-Q or -q: the text of the query sent to the SQL Server instance;
-i: provides the full path and name of the file being processed by the SQL Server instance.
-o: provides the full path and file name for publishing the query results.
In fact, the list of parameters is much larger. For more information, type
The two commands you should pay attention to control the script launch and exit from SQLCMD.
GO: unlike your familiar T-SQL counterpart, GO is not just a packet termination instruction, but a command that executes a command in SQLCMD.
EXIT: This command terminates the current SQLCMD session. You will then need to re-enter the connection information to establish an active session.
Remember that for all the above parameters the syntax is used to start SQLCMD and connect to the SQL Server instance at the same time. If you have already started SQLCMD and received the “1>” prompt, you can get rid of the sqlcmd instruction at the beginning of all the above program code fragments.
Basic SQLCMD syntax for executing queries
Using only these few parameters, almost any task can be solved with SQLCMD. Let’s consider three different applications of the parameters described above.
Scenario 1. Connect a default SQL Server instance using SQL authentication and execute the command that lists all database names in the output file:
sqlcmd -S <server name> -U
<username> -P <password>
-i “SELECT name FROM master;”
Scenario 2. Connect a named instance of SQL Server using trusted authentication and execute a sequence of commands from the input file, displaying the results of the command in the output file:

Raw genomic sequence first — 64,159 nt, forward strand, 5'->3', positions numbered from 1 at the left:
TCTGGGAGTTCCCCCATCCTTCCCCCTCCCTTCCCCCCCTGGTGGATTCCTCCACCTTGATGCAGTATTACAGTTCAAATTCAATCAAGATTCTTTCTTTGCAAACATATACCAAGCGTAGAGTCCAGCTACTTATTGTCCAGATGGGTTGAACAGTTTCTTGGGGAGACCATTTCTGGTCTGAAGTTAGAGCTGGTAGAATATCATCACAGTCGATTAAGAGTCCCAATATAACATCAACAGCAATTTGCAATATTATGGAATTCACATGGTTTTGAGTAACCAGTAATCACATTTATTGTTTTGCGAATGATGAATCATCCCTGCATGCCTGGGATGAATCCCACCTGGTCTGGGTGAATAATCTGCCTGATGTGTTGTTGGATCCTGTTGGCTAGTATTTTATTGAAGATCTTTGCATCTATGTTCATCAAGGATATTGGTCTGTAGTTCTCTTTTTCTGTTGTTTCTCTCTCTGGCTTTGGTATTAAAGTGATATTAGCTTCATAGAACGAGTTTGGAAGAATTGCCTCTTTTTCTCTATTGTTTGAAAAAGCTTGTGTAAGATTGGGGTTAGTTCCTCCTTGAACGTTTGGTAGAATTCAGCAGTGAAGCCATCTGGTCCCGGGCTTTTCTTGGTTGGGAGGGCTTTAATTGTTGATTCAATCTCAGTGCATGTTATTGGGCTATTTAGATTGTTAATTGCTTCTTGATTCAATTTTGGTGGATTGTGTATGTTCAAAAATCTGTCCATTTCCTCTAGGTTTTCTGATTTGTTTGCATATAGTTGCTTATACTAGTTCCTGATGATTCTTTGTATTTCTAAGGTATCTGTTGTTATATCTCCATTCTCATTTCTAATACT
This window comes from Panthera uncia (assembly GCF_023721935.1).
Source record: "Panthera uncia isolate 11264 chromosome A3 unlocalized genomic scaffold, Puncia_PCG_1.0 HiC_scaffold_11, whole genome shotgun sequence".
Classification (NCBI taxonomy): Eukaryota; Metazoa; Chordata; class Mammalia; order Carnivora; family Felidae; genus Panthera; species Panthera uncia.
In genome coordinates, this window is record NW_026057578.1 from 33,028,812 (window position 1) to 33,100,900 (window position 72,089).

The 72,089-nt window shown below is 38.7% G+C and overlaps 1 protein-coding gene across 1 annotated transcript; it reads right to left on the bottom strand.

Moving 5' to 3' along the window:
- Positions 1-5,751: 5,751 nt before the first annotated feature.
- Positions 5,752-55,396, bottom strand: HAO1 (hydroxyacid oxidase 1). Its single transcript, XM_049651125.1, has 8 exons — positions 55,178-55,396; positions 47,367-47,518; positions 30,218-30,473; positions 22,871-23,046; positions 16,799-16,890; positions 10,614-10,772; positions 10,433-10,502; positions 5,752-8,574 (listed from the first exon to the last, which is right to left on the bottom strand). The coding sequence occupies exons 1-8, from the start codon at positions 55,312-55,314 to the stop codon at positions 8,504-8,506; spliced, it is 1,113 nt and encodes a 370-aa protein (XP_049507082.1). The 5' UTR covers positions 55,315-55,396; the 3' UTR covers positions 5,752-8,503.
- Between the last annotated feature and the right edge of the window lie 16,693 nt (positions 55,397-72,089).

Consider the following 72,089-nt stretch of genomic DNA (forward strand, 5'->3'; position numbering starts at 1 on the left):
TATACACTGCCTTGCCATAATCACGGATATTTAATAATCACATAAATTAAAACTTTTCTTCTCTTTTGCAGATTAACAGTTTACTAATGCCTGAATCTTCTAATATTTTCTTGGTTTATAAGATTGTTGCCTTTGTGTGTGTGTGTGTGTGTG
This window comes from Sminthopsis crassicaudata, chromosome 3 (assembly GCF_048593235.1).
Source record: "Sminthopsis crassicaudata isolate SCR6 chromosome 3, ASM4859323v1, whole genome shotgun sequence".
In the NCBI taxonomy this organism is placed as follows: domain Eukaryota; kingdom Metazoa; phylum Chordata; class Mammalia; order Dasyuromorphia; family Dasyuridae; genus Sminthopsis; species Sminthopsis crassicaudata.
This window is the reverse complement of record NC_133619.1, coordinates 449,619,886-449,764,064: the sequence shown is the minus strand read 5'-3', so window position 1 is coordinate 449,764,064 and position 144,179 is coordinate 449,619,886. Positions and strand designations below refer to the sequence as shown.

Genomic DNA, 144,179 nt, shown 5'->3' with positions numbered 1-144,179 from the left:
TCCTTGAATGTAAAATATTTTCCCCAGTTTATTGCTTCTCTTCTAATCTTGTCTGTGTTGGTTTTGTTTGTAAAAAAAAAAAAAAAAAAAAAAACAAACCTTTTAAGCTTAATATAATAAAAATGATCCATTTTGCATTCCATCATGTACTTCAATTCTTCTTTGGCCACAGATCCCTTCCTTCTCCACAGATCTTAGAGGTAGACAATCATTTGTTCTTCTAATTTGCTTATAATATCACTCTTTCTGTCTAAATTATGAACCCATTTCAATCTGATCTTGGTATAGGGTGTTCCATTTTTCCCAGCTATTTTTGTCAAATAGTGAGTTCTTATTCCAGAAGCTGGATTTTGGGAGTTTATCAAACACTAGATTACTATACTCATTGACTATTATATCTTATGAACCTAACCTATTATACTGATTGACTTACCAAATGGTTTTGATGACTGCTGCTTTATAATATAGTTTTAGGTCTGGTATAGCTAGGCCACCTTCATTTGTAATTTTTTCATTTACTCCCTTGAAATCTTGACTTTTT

sqlcmd -S <server name>\
<copy name> -i
C:\temp\sqlscript.sql -o c:\temp\db.txt
Scenario 3. Connect a default SQL Server instance using trusted authentication and run a command that lists all database names directly on the screen:
sqlcmd -S <server name > -i
“SELECT name FROM master;”
Using SQLCMD from SQL Server Management Studio
Now that we have covered the main features of connecting to SQLCMD and executing queries from the command line, we will pay attention to the possibility of executing formatted SQLCMD scripts from SQL Server Management Studio environment. This is a great way to continue using the unique scripting features that I will cover in more detail in the next article on SQLCMD when you need to run a single script covering multiple instances in succession.
Open a new query window in the SQL Server Management Studio environment. You need to let SSMS know that this query will be executed using SQLCMD by going to the menu bar at the top of the screen and selecting Query and then SQLCMD Mode.
Let’s make a simple connection to the server. This can be done using trusted authentication and a simple command:
: CONNECT <server name>
The query is immediately disconnected from the SQL instance when the selected query text is completed when the query is executed or when the full content of the query is completed.
Something similar to the one below demonstrates the ability to connect to an instance of SQL Server (in this case a local instance of SQL Server is used) and return the server name and a list of all databases on the instance:
SELECT @@SERVERNAME, name
ORDER BY name;
Of course, this is a simplified approach from a query perspective, but my job is to look at various options for scripting and using SQLCMD, and in the next article I will cover how to use SQLCMD in an SSMS environment, which makes it much easier to work with scripts that require multiple connections to perform the task.
So now you can use SQLCMD from the Windows Command application or SQL Server Management Studio environment. In addition, you can organize a connection with only a few necessary parameters familiar to everyone who has worked with SQL Server at least a little bit and send a query to SQL Server via SQLCMD for processing.